We must stop calculating cyber risk metrics based only on things we “can” measure (data from key control systems) and get a handle on what we “should” be measuring (threat scenarios and the value at risk).
To do this, institutions need a structured, integrated approach to capturing and measuring the facts needed to make risk-based decisions. This requires aggregating metrics and mapping cyber threats across the value chain to quantify their likely business and financial impacts.
Three steps to fact-based cyber risk decisions
1. Model - Improve cyber understanding of the business value chain
To measure cyber risk, institutions must define metrics and cyber risk indicators by:
- Breaking down cyber risk scenarios into modular cyber events mapping them to the threat and attack lifecycle (e.g., cyber kill chain), including the critical respond and recover actions
- For each step in the attack chain, identifying key controls in place to mitigate these actions
- Defining metrics and risk indicators that measure the effectiveness of these controls
- Leveraging the critical information asset register and measuring the coverage of these key controls across critical information assets
- Developing a structured model for how each control contributes to mitigating the threat (resilience or protective index)
2. Quantify - Translate cyber risks into business outcomes
To provide management with the information and insights to enable effective and high-quality risk management, cyber risks must be quantified using a range of lenses, including at an aggregate organizational and more granular business unit level.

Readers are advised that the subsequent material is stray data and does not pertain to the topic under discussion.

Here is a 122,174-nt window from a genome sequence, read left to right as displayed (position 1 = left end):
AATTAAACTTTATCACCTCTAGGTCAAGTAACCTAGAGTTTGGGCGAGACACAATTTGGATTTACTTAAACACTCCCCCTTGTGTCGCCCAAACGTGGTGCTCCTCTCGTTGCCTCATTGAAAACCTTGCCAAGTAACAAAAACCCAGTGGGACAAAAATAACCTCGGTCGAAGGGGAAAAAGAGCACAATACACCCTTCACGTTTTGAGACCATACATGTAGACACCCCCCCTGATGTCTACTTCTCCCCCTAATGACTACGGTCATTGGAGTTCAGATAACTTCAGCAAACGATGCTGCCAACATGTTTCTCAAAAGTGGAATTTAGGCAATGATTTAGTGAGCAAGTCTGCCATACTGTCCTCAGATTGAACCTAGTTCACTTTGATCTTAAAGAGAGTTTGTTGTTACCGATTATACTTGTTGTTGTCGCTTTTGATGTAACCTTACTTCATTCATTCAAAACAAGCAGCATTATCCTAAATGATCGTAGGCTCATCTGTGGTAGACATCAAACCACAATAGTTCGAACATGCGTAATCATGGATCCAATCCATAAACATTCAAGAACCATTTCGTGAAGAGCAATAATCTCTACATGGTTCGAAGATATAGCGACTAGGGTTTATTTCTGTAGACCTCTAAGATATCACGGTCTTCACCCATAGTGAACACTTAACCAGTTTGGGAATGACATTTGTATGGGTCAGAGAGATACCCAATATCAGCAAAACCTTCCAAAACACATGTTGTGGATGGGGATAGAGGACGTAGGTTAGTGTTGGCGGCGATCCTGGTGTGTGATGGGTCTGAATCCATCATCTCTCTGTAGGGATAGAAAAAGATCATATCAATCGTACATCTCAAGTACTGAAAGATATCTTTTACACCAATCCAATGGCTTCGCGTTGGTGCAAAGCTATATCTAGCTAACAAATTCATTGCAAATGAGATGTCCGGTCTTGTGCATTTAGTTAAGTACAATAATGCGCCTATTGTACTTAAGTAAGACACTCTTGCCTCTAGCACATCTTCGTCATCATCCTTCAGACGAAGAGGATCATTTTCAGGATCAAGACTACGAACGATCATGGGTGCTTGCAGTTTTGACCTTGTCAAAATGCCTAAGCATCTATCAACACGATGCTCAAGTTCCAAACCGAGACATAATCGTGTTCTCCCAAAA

By leveraging best practice in operational risk modeling, measures of resilience and their uplift can be translated in business terms, such as Value at Risk. This supports executives and boards to have a tangible “dollars and cents” discussion. Once directors know that a particular cyber threat is putting US$250m of value at risk, they have a much greater likelihood of deciding on an appropriate control action.
3. Communicate - Answer the question: “Are we investing enough in cyber?”
Modelling and quantifying cyber risk generates significant amounts of data, which stakeholders struggle to make sense of. Boards and executives need dashboards that provide real-time insights from aggregated risk, control and business unit views.
Dashboards and other cyber risk reports are vital decision support tools. They help inform discussions about cyber risk, including identifying which risks to avoid, which to accept, which to transfer through insurance and which to mitigate by investing in specific control uplift.
This approach provides a structured method to measure an institution’s ability to defend against attacks. It also allows risk committees to forecast a return to appetite from the uplift program. Boards can identify which controls will deliver the greatest return on investment, allowing investment to be prioritized.
Without a structured, rigorous and data-led approach we will continue to make million dollar investments based on opinions – not facts. We must:
- Improve our ability to support senior executive and the board in managing an institution’s cyber risk
- Move from relying on opinion to using more quantified data to drive decision making
- Recognize we can model cyber threats via structured scenarios and their associated controls to mitigate these threats
- Understand these models need to take account of both control effectiveness and coverage across the institution’s key assets
- Embrace the data aggregation challenge and make appropriate investments in technology to support this